Richard Bratby

The final scenes are a knockout: Glyndebourne’s Don Giovanni reviewed

Plus: Garsington's Barber of Seville looked good, sounded delicious and the audience laughed even before they’d had their picnics

The more than usually ambiguous sidekick Leporello (Mikhail Timoshenko) and a compelling Don Giovanni (Andrey Zhilikhovsky) in Glyndebourne's new production. Credit: © Glyndebourne Productions Ltd. Photo: Monika Rittershaus

Are you supposed to laugh at the end of Don Giovanni? Audiences often do, and they did at the end of Mariame Clément’s new production at Glyndebourne. It’s usually the bit where Donna Anna’s fiancé Don Ottavio suggests that they get married sharpish, and she immediately asks him for a year’s delay. Readers of Middlemarch will know that a year’s formal mourning after the death of a close relative was a common pre-modern convention, and Mozart’s writings suggest that he (if not his librettist) questioned neither the sanctity of marriage nor the reality of Hell. That doesn’t bother many modern directors, though, and if they’ve presented Anna as a kickass girl boss and Ottavio as a clingy milksop (not that hard, to be fair) it generally gets a reliable guffaw.

That wasn’t the case here, exactly. True, there was plenty to laugh at – Elvira’s late-onset commitment to a life of prayer is another trigger for contemporary mirth, heightened in this instance by the fact that we’ve just seen her attempting to fellate Leporello. But it didn’t feel like laughter at a punchline; more like the genuine release of tension that da Ponte presumably intended, and which Mozart wrote into the brilliant, borderline-hysterical quavers that introduce the final ensemble. In Clément’s production there really was a shock to react against. Giovanni’s fate was as startling and as visually spectacular as any 18th-century audience could have wished. No post-modern fudging here: you’re left in no doubt at all that higher powers are in play and that the Don (Andrey Zhilikhovsky) is basically toast.

Giovanni’s fate was as startling and as visually spectacular as any 18th-century audience could have wished

Oleksiy Palchykov’s Ottavio, meanwhile, was no sitcom boyfriend but a figure of integrity and weight, however ineffective his campaign against Giovanni. Palchykov’s tenor is trim rather than sensual, but he shaped his lines with such poise and sincerity that you could understand why Leporello (Mikhail Timoshenko) was listening with every sign of admiration: the alternative to Giovanni didn’t look at all bad. This Leporello is already half out of love with his master – a perceptive and more than usually ambiguous sidekick who, with his brown suit, spectacles and moustache (the setting was a modern-ish resort hotel, infested with stag and hen parties), resembled a put-upon clerk in an Italian new wave comedy. His character arc, this time, is not what you might expect.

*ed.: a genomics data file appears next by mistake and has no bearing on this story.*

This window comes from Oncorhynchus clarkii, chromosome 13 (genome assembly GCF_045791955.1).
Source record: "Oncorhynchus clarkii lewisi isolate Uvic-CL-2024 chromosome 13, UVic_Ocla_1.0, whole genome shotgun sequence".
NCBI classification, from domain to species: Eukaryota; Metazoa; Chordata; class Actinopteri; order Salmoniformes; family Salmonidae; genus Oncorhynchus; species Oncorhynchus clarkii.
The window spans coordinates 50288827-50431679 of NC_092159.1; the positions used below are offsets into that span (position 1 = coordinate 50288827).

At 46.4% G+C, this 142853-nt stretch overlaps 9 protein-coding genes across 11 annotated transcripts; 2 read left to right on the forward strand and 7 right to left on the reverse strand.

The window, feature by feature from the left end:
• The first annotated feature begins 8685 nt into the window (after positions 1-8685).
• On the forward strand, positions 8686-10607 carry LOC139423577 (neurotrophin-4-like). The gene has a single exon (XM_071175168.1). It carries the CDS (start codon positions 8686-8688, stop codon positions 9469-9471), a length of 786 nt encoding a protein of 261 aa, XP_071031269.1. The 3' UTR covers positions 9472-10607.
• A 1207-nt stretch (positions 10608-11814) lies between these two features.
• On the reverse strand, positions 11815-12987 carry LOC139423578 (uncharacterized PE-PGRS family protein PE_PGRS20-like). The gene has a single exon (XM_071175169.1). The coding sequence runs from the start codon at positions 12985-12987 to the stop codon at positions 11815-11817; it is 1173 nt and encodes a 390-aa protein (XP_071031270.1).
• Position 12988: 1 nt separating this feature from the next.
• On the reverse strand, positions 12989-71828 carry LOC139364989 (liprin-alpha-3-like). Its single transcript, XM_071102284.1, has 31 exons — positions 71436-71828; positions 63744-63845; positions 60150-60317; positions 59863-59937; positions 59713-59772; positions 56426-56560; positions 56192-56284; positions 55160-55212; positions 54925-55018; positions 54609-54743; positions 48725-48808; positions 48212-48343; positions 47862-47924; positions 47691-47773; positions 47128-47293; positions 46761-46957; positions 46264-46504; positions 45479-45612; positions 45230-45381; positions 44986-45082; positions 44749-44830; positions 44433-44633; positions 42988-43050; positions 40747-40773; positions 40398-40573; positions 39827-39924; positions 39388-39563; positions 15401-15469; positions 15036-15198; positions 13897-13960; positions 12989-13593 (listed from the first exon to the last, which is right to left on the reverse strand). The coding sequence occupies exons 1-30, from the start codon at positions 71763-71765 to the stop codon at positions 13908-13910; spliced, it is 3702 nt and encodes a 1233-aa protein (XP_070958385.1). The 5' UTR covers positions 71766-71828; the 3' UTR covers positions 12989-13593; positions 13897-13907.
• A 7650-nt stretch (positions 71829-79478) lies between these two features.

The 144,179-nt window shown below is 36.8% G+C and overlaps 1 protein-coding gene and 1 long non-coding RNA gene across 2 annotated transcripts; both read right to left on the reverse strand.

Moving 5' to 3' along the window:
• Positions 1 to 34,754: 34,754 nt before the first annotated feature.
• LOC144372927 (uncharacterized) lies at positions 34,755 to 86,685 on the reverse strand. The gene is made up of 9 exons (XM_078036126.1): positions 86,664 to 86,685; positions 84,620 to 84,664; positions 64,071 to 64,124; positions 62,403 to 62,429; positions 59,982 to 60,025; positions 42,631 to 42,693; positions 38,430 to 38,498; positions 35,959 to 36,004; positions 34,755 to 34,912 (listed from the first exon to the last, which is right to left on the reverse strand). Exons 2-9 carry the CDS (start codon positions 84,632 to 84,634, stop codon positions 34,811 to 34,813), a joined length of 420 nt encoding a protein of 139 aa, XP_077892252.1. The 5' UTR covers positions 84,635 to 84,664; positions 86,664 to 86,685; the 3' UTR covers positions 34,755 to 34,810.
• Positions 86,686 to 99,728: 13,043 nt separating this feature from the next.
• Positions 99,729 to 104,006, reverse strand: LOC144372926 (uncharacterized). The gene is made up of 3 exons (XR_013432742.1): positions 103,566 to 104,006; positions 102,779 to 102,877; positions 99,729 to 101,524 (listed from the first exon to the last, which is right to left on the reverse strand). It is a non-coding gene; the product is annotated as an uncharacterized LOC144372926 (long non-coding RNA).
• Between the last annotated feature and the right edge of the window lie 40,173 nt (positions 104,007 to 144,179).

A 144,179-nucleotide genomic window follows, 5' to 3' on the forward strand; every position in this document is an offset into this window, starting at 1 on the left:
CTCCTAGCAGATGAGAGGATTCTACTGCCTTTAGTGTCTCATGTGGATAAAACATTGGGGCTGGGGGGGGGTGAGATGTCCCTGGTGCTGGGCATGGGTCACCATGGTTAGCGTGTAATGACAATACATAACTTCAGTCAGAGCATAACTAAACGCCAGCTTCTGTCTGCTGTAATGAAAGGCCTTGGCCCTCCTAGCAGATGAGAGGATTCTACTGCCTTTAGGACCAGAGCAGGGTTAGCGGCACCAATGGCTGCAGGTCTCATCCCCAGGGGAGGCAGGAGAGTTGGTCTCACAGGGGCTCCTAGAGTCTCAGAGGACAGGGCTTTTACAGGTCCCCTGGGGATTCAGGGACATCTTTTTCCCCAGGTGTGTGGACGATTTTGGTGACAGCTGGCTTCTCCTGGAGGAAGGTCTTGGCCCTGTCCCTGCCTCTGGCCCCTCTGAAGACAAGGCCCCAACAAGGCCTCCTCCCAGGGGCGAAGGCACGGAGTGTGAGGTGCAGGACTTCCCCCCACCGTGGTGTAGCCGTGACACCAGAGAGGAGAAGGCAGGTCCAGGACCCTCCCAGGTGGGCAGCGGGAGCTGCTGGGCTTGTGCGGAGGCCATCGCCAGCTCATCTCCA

Clément makes Giovanni compelling without glamourising him (or at least, glamourising him any more than Mozart, da Ponte and our own baser instincts demand). There’s a cold hard chill on the edges of Zhilikhovsky’s dashing baritone that contrasts tellingly with Timoshenko’s plainer but warmer singing, and points up the cynicism of his encounters with Anna and Elvira (Venera Gimadieva and Ruzan Mantashyan, both of whom managed to project sweetness as well as steel) and even Victoria Randem’s crunking party girl Zerlina. The characterisation went some way to carrying the drama over the patches (noticeable in Act Two) where Clément’s direction seemed to stutter. But by the final banquet – with Giovanni sprawling in his vest atop a gargantuan, mouldering cream cake (fair play to the props department; it was enough to put you right off your Nyetimber) – it all came together at pace and again, those final scenes were a knockout.

Keep an ear out, too, for the conductor Evan Rogister, who went at it with terrific verve and had the Orchestra of the Age of Enlightenment playing with a reckless, headlong virtuosity that (probably unfairly) I hadn’t really expected from them. The brass roared, percussion thundered and in the climactic scenes it all boiled up and flooded the auditorium with harmonies and colours of Wagnerian darkness and power. Late classical opera really suits period instruments. The OAE was on fire at Glyndebourne and at Garsington the English Concert (an orchestra whose own music director once quit out of sheer boredom) was fizzing like an Aperol spritz. Douglas Boyd (a seriously underrated maestro) carved, and the opera was Rossini’s Il barbiere di Siviglia.

No tricksy stuff here, either. Christopher Luscombe’s production takes place in a 1920s Italian townscape (the designer is Simon Higlett) which revolves to reveal the gleaming deco interior of Bartolo’s luxury townhouse. Cue gasps of delight: meanwhile Figaro (Johannes Kammler) rides a bicycle, Almaviva (Andrew Stenson) is bright young thing and Rosina (Katie Bray) is a minxy far-from-silent starlet with a Marcel wave. This show could get a long way on charm alone, but it doesn’t need to, because without singling out any individual cast members (OK: Callum Thorpe as Basilio exuded a double-espresso vocal kick out of all proportion to the scale of his role) the singing was consistently sunny and supple, and Boyd and his band matched it for grace, colour and wit. It looked good, it sounded delicious and the audience laughed even before they’d had their picnics. That’s entertainment.